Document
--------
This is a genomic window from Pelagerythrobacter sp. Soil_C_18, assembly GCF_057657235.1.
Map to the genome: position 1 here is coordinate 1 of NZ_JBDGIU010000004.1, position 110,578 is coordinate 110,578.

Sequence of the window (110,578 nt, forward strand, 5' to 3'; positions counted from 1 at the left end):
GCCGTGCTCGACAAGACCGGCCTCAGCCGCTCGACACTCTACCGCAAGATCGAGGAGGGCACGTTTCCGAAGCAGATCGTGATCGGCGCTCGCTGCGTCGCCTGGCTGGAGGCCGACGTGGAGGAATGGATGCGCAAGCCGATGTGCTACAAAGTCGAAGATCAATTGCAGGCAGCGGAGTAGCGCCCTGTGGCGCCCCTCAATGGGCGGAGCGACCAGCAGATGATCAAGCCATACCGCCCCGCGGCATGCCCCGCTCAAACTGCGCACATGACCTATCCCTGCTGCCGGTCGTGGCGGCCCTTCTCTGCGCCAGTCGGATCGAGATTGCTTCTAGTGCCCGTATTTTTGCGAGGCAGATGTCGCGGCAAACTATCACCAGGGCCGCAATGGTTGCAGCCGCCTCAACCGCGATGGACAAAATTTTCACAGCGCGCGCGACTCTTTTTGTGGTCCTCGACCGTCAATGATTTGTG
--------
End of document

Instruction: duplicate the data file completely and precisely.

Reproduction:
This is a genomic window from Pelagerythrobacter sp. Soil_C_18, assembly GCF_057657235.1.
Map to the genome: position 1 here is coordinate 1 of NZ_JBDGIU010000004.1, position 110,578 is coordinate 110,578.

Sequence of the window (110,578 nt, forward strand, 5' to 3'; positions counted from 1 at the left end):
GCCGTGCTCGACAAGACCGGCCTCAGCCGCTCGACACTCTACCGCAAGATCGAGGAGGGCACGTTTCCGAAGCAGATCGTGATCGGCGCTCGCTGCGTCGCCTGGCTGGAGGCCGACGTGGAGGAATGGATGCGCAAGCCGATGTGCTACAAAGTCGAAGATCAATTGCAGGCAGCGGAGTAGCGCCCTGTGGCGCCCCTCAATGGGCGGAGCGACCAGCAGATGATCAAGCCATACCGCCCCGCGGCATGCCCCGCTCAAACTGCGCACATGACCTATCCCTGCTGCCGGTCGTGGCGGCCCTTCTCTGCGCCAGTCGGATCGAGATTGCTTCTAGTGCCCGTATTTTTGCGAGGCAGATGTCGCGGCAAACTATCACCAGGGCCGCAATGGTTGCAGCCGCCTCAACCGCGATGGACAAAATTTTCACAGCGCGCGCGACTCTTTTTGTGGTCCTCGACCGTCAATGATTTGTG